This is a story I wrote and it was pubished in the Trail Rider Magazine about two years ago.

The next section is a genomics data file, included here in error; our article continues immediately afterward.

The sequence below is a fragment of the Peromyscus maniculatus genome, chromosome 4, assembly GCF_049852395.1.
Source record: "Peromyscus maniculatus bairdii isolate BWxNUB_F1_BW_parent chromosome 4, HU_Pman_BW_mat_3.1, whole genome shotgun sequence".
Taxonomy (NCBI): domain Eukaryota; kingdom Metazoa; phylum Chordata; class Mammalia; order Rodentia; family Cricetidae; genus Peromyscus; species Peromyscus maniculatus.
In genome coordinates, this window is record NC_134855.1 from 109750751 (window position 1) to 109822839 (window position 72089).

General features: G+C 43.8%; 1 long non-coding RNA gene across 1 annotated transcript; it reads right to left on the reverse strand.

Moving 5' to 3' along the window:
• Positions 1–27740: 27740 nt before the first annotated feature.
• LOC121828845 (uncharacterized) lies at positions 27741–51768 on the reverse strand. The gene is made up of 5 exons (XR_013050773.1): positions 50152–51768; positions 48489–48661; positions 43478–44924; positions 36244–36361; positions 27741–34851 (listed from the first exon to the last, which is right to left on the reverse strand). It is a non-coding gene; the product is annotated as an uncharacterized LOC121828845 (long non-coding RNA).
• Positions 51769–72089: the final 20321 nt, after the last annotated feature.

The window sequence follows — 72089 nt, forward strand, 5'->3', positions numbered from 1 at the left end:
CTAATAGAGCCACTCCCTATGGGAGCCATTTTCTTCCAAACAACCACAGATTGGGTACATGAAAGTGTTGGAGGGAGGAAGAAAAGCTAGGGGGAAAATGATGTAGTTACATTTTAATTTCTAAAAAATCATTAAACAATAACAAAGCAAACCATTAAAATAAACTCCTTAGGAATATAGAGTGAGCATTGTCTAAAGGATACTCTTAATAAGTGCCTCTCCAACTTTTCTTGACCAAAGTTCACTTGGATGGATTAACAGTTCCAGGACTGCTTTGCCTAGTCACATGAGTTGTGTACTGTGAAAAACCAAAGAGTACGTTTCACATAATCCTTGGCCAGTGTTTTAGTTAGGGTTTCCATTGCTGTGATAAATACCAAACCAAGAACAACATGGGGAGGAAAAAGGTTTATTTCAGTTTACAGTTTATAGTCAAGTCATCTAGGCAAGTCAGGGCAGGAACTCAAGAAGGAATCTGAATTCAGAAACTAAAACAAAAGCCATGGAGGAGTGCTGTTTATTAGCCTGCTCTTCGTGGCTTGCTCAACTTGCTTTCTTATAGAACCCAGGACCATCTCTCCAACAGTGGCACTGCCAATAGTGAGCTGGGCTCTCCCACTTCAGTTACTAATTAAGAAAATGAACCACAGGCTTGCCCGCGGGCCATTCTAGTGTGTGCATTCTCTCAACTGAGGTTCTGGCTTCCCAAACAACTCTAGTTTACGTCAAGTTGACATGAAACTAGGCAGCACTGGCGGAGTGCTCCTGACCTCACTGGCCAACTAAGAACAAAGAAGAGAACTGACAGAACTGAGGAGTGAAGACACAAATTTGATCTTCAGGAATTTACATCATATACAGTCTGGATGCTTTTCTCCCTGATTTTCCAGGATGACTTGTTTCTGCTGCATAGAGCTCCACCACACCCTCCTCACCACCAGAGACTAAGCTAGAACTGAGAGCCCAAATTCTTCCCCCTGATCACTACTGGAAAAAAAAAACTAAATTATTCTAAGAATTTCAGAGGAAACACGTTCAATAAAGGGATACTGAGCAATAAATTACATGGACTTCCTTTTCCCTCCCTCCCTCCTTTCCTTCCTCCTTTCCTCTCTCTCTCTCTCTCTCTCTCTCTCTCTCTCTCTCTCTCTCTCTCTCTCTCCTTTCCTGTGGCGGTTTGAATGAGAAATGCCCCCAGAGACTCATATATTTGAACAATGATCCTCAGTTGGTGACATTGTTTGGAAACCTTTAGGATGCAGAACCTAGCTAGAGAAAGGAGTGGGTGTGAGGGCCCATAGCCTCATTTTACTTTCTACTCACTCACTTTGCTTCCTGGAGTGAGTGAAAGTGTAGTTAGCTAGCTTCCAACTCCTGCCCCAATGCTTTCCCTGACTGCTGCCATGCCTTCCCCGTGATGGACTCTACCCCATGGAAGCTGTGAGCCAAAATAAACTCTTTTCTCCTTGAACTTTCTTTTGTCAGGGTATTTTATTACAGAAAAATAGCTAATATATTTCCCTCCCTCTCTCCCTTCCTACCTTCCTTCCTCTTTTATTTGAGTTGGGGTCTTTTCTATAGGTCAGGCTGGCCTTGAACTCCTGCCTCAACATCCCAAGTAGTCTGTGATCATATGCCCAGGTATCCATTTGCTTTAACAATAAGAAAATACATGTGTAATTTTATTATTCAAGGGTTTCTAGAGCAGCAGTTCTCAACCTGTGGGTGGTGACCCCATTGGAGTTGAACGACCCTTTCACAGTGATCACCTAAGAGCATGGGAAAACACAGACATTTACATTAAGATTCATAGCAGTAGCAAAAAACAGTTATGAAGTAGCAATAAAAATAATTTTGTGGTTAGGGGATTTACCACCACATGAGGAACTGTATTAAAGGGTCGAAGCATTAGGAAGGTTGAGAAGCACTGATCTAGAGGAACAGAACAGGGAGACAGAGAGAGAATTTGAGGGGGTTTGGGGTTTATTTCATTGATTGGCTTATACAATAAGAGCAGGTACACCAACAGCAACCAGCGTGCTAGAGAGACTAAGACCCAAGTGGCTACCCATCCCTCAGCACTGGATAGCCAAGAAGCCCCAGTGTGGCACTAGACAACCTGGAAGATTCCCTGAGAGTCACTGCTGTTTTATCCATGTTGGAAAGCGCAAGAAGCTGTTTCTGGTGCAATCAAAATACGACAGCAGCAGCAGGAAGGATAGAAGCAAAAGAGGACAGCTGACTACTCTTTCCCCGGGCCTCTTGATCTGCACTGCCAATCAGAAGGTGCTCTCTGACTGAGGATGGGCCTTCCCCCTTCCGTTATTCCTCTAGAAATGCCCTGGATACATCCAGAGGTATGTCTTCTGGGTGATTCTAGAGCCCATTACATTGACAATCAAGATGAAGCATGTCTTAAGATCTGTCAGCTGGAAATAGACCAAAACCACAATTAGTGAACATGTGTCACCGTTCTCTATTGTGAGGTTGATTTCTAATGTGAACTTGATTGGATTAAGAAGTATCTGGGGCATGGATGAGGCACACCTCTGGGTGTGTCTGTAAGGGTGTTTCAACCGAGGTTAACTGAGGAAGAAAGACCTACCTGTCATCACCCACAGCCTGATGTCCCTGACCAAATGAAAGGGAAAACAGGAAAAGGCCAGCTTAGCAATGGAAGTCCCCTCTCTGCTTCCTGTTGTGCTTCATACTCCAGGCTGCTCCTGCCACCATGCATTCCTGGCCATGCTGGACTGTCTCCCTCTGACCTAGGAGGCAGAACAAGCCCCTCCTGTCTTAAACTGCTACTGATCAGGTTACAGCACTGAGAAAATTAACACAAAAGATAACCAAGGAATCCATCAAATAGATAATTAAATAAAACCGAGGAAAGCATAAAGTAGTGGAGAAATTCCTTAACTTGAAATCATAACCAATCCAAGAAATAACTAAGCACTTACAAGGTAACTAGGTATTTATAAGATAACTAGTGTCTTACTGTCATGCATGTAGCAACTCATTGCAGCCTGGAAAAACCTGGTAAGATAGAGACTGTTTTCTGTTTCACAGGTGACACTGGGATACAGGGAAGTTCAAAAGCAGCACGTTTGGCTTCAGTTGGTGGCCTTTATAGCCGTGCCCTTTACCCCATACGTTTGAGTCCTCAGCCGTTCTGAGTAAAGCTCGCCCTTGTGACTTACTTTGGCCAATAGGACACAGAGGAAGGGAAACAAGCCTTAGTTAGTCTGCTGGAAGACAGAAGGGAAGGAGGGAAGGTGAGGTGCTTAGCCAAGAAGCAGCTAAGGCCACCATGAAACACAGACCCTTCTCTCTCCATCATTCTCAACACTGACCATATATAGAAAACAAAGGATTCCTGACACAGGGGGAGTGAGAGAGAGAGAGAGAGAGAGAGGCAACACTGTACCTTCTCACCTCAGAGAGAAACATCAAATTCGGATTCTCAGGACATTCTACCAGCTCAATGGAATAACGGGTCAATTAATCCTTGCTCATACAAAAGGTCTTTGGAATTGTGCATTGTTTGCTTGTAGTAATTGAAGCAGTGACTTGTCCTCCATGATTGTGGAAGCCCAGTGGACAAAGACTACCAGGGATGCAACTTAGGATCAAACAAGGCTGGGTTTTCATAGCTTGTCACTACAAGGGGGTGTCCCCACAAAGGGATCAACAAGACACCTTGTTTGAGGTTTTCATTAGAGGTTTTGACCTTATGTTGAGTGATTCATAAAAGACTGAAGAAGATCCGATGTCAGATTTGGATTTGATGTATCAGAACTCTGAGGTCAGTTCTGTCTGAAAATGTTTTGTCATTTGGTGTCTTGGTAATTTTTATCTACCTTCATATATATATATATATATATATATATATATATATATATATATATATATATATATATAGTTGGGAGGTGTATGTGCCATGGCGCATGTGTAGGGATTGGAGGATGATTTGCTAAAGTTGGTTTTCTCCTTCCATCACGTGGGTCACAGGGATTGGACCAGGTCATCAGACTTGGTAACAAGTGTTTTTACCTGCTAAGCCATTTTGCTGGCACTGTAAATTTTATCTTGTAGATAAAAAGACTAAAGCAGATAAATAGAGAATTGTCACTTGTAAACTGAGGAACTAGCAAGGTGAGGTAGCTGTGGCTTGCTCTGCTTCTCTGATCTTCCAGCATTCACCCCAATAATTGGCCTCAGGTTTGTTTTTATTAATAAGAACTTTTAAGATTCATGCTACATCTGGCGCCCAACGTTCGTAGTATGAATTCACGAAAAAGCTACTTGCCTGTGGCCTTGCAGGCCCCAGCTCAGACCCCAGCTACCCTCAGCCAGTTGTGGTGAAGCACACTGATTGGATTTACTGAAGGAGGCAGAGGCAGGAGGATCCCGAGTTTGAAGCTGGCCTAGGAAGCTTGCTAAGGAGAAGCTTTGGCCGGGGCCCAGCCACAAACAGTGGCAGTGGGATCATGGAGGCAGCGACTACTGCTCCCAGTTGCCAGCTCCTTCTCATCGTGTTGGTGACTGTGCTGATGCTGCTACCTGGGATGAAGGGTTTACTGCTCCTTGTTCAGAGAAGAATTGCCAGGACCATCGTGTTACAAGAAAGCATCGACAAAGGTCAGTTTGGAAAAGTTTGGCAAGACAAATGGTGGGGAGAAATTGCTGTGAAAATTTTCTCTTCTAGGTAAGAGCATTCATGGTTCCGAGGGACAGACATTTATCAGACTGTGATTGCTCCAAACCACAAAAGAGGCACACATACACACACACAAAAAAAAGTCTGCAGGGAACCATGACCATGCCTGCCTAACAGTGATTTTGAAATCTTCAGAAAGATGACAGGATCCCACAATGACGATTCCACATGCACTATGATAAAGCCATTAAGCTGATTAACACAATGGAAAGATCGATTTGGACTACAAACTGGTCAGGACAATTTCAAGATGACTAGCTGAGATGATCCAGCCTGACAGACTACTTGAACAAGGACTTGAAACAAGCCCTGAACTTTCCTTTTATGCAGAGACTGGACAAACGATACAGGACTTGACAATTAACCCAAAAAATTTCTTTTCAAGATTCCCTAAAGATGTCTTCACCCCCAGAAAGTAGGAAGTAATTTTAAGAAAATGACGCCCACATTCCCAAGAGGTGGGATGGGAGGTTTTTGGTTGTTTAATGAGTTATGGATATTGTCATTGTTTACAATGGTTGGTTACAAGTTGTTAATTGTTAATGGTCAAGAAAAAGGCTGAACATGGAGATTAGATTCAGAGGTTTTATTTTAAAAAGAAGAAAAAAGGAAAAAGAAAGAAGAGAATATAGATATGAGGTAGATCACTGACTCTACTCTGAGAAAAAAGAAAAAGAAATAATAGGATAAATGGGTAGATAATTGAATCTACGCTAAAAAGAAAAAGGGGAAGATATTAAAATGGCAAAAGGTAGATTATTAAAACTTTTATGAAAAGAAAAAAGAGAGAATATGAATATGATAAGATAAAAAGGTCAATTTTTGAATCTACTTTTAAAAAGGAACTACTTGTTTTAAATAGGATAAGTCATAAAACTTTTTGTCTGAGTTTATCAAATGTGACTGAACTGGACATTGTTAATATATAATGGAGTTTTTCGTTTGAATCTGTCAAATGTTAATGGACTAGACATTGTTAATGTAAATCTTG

San Rafael Swell My cell phone rang. It was Kirk a friend of mine who I occasional ride with in the summer. It was early November and I hadnít talked with him since hunting season had started several months early. He asked, ďYou done huntingĒ. Yep, I replied. Kirk continued, we are heading down to the Swell for a ride tomorrow. We've got room in the trailer for one more if you want to come. When are you leaving I asked. Kirk replied ďIn about two hoursĒ. When you coming home, I asked? Tomorrow night Kirk replied. So itís just a day trip, I summarized. Where are you sleeping tonight? We will get room at a motel in Ferron, he said. I quickly ran through what things I had planned to do this afternoon and tomorrow and weighed in my mind whether they could wait. Kirk was famous for short notice trips and I had joined him many times before. I decided winter wasnít too far off and this may be one of the last rides Iíd get before winter set in. So I said sure, Iím in. Want me to drive? Kirk replied, No, we canít get the bigger gooseneck trailers into the trail head that we are going to use. There are a lot of washes that we just canít get the longer trailers through. We have borrowed some smaller bumper pull trailers to haul the horses out into the desert. Just be at my place at 6:00 pm he said. I hustled home, quickly fed my horses and headed in to pack a duffel bag with a change of clothes. I had never ridden the swell, I had no idea of what to expect. Do I need a coat, Should I bring chaps or chinks? I hooked up my trailer to haul my horse over to Kirks place. As I pulled up along my horse paddock, my four horses all ran to the gate. I looked them over trying to decide which one to take. I chose Ramblin Spirit, a tall 3 year old Missouri Foxtrotter colt I had started during the summer. I had not ridden him for 5-6 weeks because I had been hunting. I thought we are leaving late this evening and coming home tomorrow evening. It canít be too long of a ride. This colt still needed some work; one more trail ride this fall should do him some good. I loaded him the trailer and headed for Kirks. As I arrived Kirk was catching his horses and starting to load them. I unloaded my colt and loaded him in Kirkís trailer and we were off. I asked who else was going. He said Eric has a load of horses and so does Mark, They left a couple of hours ago, and weíll meet them at the motel. It was a three hour drive to the small town of Ferron. We arrived well after dark. Found the motel and got a room. There is a city fairground nearby and we stalled the horses for the night and came back to our rooms and hit the sack. At first light we were up and going. Grabbed some donuts and chocolate milk from the C-store out front and headed out to the San Rafael Swell. It was a rough dirt road going in the way we went. Eric our leader for this trip kept calling somebody on his cell phone and getting direction on how to reach the trail head. Finally we stopped and he said ďSaddle UpĒ I looked around and asked, ďWhere are we riddingĒ We were in a pretty bare spot with what I thought looked like very little of any interest to ride through. We tacked up and the twelve of us headed out. We immediately dropped down off the plateau top we were on. We followed a whisper of a trail down a knife edge. We crossed a little flat and come to a small stream in a large wash. You could see that during thunderstorm season, this wash really flooded. But right now the water was only an inch deep and 5-6 feet wide. We picked a spot that had a lot of small gravel showing and crossed. I was the 4th horse across the water; I felt my colt working a little hard, like he didnít have solid footing. Then I heard the next rider behind me cry out. As I turned to look, I saw his horseís front end buried in the stream and the rider flipping over his horses head. He landed flat on his back in the water still holding his reins. His horse thrashed a couple of time and came out. The sandy gravel bottom of the wash had jellied up from the weight and motion of the first horses to cross. When his horse stepped in, his front legs dropped, sinking in the stream bottom till his chest hit and burying its head and neck. With his hind legs still on solid footing the horseís front end had dropped into the mud, and launched its rider over the horsesí head. Itís pretty strange to see a horse with his front end and head all muddy and his back end dry and clean. While the rider checked out his horse and cleaned the mud out of its eyes, nose and ears, the rest of us watered our horses. After all we were in the desert and most of us didnít know when we would see any water again. Eric was the only rider who had been here before and had any idea of where we going. We followed the wash downstream crossing it several times as it meandered. We had one more horse go down in a bog. It lunged free. I was beginning to wonder what I had gotten into. We were only a half mile from the truck & trailers and already had two horses go down in bogs. We started to climb back up onto a higher shelf. Leaving the wash behind, We had high bluffs all around us as we rode along. We were following cow & deer trails. There would be a strong identifiable trail that would soon vanish. We just picked our way along finding the best routes down and across the many draws and dry washes. We soon entered into McCarty canyon. It had a wide flat sandy bottom. Lots of grass had grown there during the past summer and the horses grabbed at bunches of the sun dried grass. The sides of the canyon were all rock, only a few cedars were growing out of cracks in the rock. The canyon walls were very steep. McCarty was a hide out for the Wild Bunch in the late 1800ís. I could see why. It was remote, had feed and water for the livestock and lots of places to hide. We urged our horses into a canter and enjoyed the soft footing. About half way up the canyon we turned up a small side canyon. Eric announced this was the only way to climb up and out of the canyon and the canyon walls just kept getting steeper and higher the farther up the canyon you went. This side canyon had a solid rock floor. Occasionally there were depressions in the rock floor that held water from past rainstorms and flash floods... We stopped and let the horses drink in these bathtubs of water. It was bright day. There was hardly a cloud in the sky. Temperatures were in the low 70ís. It was just a wonderful day for a ride. The side canyon continued to climb up, it got narrower and the walls got higher. We started to see ledges in the floor of the canyon. These were often 3 feet high. The first one we came to, I was wondering how my young colt would handle it. Two horses in front of me scrambled up and over it, my colt approached it and calmly stepped up and over. I guess there is some good to riding a 16h horse with long legs. We came to a portion of the canyon where the cliff type side walls of the canyon opened up a bit. They were still steep, but not the cliffs we had been riding along. We scrambled up the side hills and came out on shelf. We continued along this rocky shelf. The shelf brought us up on top of the mesa. We followed the game trails across the mesa top. We were looking into the head of McCarty canyon. It was a box canyon at this point and if we had stayed in the main part of McCarty canyon, we would have been trapped in the box end of the canyon. We eventually reached a view spot looking out over Saddle Horse Canyon. The canyon walls dropped off very steeply here for several hundreds of feet. The view was stunning. It was lunch time, so we tied the horses to cedar trees and ate our lunches as we enjoyed the view.